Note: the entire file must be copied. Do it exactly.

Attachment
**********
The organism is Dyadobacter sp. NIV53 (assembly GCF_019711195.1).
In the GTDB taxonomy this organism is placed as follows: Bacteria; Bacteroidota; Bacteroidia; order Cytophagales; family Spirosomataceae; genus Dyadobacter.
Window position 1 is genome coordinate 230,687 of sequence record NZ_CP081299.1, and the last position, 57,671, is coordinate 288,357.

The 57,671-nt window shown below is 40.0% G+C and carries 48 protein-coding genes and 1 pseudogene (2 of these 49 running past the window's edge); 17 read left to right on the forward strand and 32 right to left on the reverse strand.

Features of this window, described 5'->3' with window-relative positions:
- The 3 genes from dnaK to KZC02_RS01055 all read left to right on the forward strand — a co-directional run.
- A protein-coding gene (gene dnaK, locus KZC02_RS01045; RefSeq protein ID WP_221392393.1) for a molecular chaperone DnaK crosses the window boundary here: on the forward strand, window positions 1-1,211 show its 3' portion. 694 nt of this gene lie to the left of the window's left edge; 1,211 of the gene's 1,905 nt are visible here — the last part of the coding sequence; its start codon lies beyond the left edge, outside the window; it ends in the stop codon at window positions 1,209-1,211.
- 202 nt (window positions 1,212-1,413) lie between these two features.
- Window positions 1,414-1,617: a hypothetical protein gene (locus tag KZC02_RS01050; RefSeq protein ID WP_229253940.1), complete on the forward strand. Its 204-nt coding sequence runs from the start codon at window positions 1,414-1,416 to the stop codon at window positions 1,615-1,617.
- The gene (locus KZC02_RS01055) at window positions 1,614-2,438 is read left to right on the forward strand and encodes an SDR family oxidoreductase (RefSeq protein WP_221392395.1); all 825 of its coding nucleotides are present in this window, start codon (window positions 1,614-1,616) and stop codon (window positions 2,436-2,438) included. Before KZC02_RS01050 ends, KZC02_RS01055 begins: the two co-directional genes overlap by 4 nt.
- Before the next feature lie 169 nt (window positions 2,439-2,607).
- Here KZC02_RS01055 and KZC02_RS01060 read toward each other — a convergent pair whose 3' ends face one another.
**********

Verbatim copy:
The organism is Dyadobacter sp. NIV53 (assembly GCF_019711195.1).
In the GTDB taxonomy this organism is placed as follows: Bacteria; Bacteroidota; Bacteroidia; order Cytophagales; family Spirosomataceae; genus Dyadobacter.
Window position 1 is genome coordinate 230,687 of sequence record NZ_CP081299.1, and the last position, 57,671, is coordinate 288,357.

The 57,671-nt window shown below is 40.0% G+C and carries 48 protein-coding genes and 1 pseudogene (2 of these 49 running past the window's edge); 17 read left to right on the forward strand and 32 right to left on the reverse strand.

Features of this window, described 5'->3' with window-relative positions:
- The 3 genes from dnaK to KZC02_RS01055 all read left to right on the forward strand — a co-directional run.
- A protein-coding gene (gene dnaK, locus KZC02_RS01045; RefSeq protein ID WP_221392393.1) for a molecular chaperone DnaK crosses the window boundary here: on the forward strand, window positions 1-1,211 show its 3' portion. 694 nt of this gene lie to the left of the window's left edge; 1,211 of the gene's 1,905 nt are visible here — the last part of the coding sequence; its start codon lies beyond the left edge, outside the window; it ends in the stop codon at window positions 1,209-1,211.
- 202 nt (window positions 1,212-1,413) lie between these two features.
- Window positions 1,414-1,617: a hypothetical protein gene (locus tag KZC02_RS01050; RefSeq protein ID WP_229253940.1), complete on the forward strand. Its 204-nt coding sequence runs from the start codon at window positions 1,414-1,416 to the stop codon at window positions 1,615-1,617.
- The gene (locus KZC02_RS01055) at window positions 1,614-2,438 is read left to right on the forward strand and encodes an SDR family oxidoreductase (RefSeq protein WP_221392395.1); all 825 of its coding nucleotides are present in this window, start codon (window positions 1,614-1,616) and stop codon (window positions 2,436-2,438) included. Before KZC02_RS01050 ends, KZC02_RS01055 begins: the two co-directional genes overlap by 4 nt.
- Before the next feature lie 169 nt (window positions 2,439-2,607).
- Here KZC02_RS01055 and KZC02_RS01060 read toward each other — a convergent pair whose 3' ends face one another.